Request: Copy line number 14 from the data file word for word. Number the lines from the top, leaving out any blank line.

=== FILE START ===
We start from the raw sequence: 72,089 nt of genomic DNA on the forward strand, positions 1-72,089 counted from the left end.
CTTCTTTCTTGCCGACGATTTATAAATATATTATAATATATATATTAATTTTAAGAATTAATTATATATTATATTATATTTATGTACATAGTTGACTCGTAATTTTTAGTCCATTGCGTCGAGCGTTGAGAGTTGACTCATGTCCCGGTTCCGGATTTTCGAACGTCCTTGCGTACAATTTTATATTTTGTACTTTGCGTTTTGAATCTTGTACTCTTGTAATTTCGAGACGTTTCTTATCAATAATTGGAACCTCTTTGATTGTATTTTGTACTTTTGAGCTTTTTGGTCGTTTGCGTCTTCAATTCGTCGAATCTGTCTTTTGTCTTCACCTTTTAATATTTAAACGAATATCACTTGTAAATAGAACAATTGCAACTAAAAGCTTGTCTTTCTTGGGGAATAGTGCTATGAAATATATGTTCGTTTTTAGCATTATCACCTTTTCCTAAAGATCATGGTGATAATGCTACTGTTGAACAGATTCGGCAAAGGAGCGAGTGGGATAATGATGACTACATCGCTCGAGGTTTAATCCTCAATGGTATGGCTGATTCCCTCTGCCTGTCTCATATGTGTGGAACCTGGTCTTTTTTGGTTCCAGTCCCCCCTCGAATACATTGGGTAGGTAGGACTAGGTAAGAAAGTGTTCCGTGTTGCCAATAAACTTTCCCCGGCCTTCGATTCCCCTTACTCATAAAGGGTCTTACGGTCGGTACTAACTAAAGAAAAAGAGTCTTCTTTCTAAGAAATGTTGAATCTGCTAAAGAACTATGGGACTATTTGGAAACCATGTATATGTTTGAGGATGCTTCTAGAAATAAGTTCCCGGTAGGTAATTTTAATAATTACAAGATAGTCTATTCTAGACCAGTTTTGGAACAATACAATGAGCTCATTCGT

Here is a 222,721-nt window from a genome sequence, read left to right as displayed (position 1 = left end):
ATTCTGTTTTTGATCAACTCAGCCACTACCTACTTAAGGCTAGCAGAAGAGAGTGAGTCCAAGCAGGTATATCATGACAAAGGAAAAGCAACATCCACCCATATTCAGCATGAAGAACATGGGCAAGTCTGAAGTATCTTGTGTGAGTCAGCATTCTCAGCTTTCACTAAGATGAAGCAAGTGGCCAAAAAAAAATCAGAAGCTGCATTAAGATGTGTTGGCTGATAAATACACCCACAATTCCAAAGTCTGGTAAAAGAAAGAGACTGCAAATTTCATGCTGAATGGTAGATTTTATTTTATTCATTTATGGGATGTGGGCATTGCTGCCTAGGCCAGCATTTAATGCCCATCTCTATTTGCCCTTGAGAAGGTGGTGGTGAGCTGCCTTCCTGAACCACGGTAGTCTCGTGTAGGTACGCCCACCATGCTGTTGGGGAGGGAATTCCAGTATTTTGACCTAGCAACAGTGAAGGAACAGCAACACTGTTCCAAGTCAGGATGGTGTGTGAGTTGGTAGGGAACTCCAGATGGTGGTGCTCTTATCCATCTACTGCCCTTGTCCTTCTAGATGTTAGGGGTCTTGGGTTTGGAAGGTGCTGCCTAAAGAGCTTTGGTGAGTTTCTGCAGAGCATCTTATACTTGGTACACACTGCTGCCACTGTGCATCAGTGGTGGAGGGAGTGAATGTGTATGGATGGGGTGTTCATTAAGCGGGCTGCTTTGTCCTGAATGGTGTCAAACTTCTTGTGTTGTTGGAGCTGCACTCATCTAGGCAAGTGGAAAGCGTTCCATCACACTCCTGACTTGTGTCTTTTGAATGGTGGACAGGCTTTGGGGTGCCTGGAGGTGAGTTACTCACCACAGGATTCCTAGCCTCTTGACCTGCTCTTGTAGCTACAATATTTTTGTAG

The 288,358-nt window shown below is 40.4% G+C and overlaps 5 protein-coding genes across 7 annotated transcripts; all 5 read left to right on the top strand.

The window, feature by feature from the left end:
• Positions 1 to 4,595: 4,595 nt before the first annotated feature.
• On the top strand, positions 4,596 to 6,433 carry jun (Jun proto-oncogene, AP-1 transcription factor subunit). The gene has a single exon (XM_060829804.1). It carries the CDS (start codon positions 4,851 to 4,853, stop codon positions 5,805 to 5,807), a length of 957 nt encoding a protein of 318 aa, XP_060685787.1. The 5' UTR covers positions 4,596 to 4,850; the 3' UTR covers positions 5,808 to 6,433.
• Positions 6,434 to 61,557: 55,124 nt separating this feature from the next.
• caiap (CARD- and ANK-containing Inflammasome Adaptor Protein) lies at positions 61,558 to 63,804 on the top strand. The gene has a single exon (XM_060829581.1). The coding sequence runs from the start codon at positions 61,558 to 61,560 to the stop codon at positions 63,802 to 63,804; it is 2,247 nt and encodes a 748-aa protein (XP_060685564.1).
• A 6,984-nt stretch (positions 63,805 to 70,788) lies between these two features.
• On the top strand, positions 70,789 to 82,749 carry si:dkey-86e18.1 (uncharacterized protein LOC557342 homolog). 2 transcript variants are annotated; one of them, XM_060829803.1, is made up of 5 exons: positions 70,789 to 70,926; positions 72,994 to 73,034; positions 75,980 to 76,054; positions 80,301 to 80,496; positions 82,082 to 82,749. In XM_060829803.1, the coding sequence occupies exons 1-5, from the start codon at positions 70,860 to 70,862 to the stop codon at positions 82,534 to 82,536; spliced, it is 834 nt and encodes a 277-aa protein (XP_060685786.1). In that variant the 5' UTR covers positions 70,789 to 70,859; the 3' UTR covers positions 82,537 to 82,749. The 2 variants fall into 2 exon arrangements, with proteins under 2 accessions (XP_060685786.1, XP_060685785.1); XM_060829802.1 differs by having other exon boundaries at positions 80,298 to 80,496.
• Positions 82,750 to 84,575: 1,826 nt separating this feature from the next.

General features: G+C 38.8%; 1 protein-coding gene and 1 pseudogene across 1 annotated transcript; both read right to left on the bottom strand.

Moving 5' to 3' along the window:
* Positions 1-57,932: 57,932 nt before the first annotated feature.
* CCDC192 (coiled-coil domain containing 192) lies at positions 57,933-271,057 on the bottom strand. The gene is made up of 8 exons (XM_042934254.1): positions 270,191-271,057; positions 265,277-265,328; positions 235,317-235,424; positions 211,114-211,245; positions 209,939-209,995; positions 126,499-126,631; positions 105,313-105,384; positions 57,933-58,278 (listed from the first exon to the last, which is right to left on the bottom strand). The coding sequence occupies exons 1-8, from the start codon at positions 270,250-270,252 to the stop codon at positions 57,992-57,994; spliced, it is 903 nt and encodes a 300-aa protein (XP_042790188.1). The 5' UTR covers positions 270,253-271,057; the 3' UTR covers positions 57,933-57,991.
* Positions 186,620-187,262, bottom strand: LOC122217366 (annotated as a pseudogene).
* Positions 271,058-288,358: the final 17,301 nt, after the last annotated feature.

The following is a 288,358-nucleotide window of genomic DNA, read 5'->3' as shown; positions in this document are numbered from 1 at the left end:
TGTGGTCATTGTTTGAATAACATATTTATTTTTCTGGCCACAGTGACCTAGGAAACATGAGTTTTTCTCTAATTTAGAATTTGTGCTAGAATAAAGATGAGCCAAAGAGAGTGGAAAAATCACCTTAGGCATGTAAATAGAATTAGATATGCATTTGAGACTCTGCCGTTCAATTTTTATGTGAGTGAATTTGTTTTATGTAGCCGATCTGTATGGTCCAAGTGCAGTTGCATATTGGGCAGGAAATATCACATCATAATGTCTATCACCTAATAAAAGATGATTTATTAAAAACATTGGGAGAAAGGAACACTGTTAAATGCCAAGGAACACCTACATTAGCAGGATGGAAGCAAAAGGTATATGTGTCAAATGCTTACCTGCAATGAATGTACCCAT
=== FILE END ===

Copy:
General features: G+C 38.8%; 1 protein-coding gene and 1 pseudogene across 1 annotated transcript; both read right to left on the bottom strand.